The myth and the shame
Episode four of the podcast series dispels the myth of ‘lifestyle diseases’ which has been used to refer to diseases like hypertension, diabetes and obesity which often shamed people into thinking they brought these diseases on themselves through bad decision-making. Evidence shows, however, that the real culprit is changing food systems, the influence of advertising and industry interference in legislation, the inability of people to afford whole foods as a result of exorbitant pricing and the ever-increasing cost of living.
“The lack of access to affordable and nutritious food in South Africa is a health crisis,” says Nzama Mbalati, the programme manager at Heala. He explains:
“Disease in South Africa is fuelled by poverty and inequality. Without a concerted intervention to address food and nutrition insecurity, we exact a high cost to our future potential.”
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In episode three, discussing food regulations, public health lawyer Safura Abdool Karim talks about how the industry uses a tactic called “Delay, dilute, delegitimise” to skirt legislation that tries to keep it in check. For example: delaying the application of legislation using frivolous litigation; diluting through influencing the process of public comment on regulations; and delegitimising by casting aspersions on expert research proving the harmful effects of ultraprocessed foods.
The episode on direct advertising to children centres on Sulcas’s investigation into how “big food” uses advertising to create a desire and aspiration for unhealthy food like fried chicken, sugar-heavy beverages, sweets and biscuits in children who are particularly vulnerable because of their impressionability. This also ingrains in children and influences their bad food choices as they become adults, thereby creating a generational market for products. The industry also uses manipulative tactics such as images of happy families sitting around a dinner table enjoying ultraprocessed foods that are high in fat and salt, creating an aspirational draw to the products.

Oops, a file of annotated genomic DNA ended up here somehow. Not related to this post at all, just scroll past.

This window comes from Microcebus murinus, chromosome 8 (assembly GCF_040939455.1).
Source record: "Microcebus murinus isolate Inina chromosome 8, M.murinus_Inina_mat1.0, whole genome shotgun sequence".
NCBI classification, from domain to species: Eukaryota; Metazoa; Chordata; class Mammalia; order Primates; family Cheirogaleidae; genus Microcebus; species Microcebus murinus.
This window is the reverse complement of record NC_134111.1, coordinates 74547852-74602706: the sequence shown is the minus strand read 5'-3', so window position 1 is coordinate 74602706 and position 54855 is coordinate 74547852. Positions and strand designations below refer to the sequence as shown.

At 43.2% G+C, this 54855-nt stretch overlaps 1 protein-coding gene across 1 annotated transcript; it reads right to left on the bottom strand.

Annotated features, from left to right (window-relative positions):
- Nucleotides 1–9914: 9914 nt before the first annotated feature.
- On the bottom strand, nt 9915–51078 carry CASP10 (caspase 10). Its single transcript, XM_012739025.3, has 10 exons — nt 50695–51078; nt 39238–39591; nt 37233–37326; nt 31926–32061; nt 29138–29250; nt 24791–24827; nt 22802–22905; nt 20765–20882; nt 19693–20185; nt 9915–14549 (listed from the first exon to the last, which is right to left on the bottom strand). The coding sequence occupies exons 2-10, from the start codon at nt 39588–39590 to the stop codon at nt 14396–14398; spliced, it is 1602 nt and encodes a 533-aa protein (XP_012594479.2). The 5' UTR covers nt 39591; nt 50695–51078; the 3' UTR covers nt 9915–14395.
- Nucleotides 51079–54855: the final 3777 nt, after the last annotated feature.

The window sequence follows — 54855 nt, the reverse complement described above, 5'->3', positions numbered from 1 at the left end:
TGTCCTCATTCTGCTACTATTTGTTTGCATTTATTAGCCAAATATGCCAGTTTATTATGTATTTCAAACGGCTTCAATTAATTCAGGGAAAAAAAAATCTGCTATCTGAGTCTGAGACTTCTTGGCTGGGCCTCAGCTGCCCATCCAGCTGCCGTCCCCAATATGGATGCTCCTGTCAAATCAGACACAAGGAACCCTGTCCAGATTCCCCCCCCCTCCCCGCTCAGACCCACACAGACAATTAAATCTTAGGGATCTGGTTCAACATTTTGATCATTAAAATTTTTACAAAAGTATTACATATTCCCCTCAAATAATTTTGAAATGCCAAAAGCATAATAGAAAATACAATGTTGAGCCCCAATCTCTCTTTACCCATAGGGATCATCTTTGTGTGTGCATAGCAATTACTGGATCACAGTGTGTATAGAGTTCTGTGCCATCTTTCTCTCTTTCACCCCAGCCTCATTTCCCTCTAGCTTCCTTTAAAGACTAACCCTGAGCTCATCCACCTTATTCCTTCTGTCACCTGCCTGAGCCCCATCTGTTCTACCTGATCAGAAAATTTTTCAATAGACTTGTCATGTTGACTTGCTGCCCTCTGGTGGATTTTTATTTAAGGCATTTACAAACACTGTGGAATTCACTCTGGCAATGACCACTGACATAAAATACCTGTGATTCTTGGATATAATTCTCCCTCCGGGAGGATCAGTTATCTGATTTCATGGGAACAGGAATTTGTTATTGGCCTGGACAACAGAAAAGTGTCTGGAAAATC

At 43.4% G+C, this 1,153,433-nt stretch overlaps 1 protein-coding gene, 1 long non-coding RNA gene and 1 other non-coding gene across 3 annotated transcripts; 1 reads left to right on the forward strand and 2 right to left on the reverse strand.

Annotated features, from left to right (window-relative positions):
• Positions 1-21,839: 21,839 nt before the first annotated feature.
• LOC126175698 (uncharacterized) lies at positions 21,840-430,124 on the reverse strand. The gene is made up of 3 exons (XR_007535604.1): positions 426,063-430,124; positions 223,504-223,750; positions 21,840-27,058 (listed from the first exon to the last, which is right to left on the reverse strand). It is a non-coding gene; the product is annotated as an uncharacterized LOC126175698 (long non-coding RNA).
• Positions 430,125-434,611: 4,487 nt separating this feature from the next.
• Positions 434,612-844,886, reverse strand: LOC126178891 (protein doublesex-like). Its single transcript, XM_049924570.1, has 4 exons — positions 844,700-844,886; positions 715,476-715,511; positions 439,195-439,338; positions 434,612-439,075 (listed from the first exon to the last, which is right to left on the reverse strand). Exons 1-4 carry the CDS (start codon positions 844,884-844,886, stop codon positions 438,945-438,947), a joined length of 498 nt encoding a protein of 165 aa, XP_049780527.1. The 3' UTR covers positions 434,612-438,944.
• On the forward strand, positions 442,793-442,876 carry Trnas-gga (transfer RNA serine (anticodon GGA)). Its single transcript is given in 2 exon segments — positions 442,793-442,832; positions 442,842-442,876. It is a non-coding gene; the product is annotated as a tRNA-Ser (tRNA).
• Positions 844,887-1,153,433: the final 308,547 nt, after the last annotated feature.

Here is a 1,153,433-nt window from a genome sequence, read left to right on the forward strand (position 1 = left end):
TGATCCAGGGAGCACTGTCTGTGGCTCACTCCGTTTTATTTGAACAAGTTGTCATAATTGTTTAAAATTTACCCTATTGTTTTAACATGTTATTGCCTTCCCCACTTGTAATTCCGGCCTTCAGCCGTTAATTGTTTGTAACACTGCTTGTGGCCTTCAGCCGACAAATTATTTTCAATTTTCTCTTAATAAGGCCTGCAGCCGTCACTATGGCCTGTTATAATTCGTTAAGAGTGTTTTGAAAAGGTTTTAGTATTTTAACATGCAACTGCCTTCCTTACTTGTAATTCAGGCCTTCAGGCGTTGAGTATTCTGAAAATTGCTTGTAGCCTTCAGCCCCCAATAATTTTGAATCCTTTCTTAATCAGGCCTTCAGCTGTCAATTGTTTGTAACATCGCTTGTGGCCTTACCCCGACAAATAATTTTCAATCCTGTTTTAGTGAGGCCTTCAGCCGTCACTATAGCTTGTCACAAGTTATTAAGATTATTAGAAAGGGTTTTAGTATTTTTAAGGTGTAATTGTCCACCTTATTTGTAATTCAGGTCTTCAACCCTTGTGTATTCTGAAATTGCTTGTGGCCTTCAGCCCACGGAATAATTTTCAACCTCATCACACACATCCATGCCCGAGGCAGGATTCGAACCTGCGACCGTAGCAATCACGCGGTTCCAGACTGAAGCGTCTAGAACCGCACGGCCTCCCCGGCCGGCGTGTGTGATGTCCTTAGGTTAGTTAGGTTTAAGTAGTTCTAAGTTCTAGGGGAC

Part of what the food justice project has shown is how advocacy and coalition-building are pivotal in effecting change in the food industry. In episode three, a discussion with Abdool Karim and Mbalati reveals just how this coalition-building and mobilisation led to the implementation of the Health Promotion Levy (“sugar tax”), as well as how it has stalled, diluting its impact.
We also look into how the sugar industry contributes to the diabetes crisis.
One of the more sinister revelations is how the “big food” industry, having saturated markets in the middle- to high-income countries, is now targeting low-income countries as a new frontier for the proliferation of unhealthy ultraprocessed foods and beverages. Of particular interest is that South Africa is being used as a gateway to the rest of Africa and people are mostly unaware of this.
What the food justice project continues to highlight is that unhealthy food and beverage consumption and its impact on people’s health and our health system is complex. It raises questions about who is ultimately responsible for ensuring effective measures are in place to effect everyone’s constitutional right to “sufficient food” and “basic nutrition” for children, as well as their right to have access to the reliable, accurate information needed to make healthy food choices for themselves and their children without industry interference and manipulation.
Ultimately food justice is not only about the right to health, it extends to people’s rights to access to information, to human dignity and life. DM/MC